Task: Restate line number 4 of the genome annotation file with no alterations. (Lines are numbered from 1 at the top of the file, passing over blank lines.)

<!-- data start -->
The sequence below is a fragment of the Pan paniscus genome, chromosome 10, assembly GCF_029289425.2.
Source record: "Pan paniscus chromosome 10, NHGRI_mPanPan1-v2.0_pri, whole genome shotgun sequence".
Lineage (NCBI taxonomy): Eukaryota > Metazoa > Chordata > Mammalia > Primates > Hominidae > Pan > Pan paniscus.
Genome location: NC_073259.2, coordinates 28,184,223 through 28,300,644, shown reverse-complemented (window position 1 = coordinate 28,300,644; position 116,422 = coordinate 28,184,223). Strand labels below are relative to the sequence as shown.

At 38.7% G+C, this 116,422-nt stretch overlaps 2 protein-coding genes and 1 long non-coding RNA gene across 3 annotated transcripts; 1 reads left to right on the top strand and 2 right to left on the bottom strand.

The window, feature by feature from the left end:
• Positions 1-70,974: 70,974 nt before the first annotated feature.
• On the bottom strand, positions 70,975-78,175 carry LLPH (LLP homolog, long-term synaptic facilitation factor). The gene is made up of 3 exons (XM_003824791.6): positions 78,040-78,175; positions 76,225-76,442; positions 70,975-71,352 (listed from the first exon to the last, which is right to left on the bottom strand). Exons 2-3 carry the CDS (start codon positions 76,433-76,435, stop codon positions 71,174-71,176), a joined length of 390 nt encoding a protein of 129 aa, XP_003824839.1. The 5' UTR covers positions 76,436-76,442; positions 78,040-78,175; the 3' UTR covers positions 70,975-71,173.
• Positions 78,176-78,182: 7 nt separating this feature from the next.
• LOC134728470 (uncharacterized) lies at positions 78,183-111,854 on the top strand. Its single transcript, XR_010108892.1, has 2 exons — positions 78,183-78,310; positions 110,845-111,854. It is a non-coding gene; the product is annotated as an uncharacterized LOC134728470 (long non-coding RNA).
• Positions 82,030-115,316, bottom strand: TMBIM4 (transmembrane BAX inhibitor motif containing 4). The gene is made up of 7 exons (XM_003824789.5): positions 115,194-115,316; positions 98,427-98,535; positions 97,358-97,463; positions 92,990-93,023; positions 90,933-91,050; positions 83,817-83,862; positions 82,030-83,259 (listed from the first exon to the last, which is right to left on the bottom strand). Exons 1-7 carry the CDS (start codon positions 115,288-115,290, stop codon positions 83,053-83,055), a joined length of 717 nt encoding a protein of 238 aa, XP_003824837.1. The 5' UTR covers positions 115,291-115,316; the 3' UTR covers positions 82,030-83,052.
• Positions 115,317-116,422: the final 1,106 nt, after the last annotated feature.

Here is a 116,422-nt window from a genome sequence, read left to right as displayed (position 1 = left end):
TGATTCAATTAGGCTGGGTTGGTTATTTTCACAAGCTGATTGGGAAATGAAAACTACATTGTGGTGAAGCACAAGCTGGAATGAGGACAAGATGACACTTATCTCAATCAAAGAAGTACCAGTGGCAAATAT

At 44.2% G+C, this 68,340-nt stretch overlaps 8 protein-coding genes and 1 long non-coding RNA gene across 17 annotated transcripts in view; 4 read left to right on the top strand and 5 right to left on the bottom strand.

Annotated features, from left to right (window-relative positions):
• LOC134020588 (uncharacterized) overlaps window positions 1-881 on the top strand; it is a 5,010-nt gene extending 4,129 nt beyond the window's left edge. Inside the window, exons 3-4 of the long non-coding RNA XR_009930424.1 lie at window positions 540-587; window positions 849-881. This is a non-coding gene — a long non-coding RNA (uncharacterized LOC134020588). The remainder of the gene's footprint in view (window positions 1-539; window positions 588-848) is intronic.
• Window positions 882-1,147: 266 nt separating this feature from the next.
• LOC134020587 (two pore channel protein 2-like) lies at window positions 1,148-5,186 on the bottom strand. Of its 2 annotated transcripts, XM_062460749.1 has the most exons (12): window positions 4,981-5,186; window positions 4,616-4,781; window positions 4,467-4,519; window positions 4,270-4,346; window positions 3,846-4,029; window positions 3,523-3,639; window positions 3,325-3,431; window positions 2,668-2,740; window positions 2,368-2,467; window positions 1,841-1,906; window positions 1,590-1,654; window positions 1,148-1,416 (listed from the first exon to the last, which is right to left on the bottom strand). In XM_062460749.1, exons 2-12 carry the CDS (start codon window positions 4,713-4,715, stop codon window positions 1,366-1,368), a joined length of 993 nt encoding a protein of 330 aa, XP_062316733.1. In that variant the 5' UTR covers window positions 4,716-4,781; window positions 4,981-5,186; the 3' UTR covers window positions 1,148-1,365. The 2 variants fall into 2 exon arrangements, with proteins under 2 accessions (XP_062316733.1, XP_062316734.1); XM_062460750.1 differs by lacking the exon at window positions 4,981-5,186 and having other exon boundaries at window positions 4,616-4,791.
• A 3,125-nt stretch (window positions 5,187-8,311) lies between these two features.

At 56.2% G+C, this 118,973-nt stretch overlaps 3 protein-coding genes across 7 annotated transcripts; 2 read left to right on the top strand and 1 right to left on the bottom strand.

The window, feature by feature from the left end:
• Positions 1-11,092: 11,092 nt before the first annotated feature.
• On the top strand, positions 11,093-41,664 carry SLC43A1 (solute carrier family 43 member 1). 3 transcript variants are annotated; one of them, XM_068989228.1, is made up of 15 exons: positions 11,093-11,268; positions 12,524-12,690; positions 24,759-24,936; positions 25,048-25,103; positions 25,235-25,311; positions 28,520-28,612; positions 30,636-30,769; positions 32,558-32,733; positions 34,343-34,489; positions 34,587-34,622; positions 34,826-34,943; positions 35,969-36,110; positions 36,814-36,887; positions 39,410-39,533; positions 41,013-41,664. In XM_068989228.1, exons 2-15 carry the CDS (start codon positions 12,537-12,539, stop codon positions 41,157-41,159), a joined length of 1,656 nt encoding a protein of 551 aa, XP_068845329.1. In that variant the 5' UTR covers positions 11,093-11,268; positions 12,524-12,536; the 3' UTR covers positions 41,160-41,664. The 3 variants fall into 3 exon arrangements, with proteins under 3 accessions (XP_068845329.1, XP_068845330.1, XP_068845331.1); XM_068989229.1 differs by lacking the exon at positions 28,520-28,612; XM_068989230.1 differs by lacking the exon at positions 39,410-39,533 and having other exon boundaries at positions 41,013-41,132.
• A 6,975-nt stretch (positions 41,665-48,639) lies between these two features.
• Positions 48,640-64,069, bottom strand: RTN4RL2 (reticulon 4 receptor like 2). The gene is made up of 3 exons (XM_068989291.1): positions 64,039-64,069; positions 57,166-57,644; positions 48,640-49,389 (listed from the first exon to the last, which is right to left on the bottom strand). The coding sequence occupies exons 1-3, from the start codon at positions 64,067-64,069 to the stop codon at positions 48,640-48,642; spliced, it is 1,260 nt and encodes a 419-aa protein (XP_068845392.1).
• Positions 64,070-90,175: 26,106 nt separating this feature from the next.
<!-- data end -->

Genome location: NC_073259.2, coordinates 28,184,223 through 28,300,644, shown reverse-complemented (window position 1 = coordinate 28,300,644; position 116,422 = coordinate 28,184,223). Strand labels below are relative to the sequence as shown.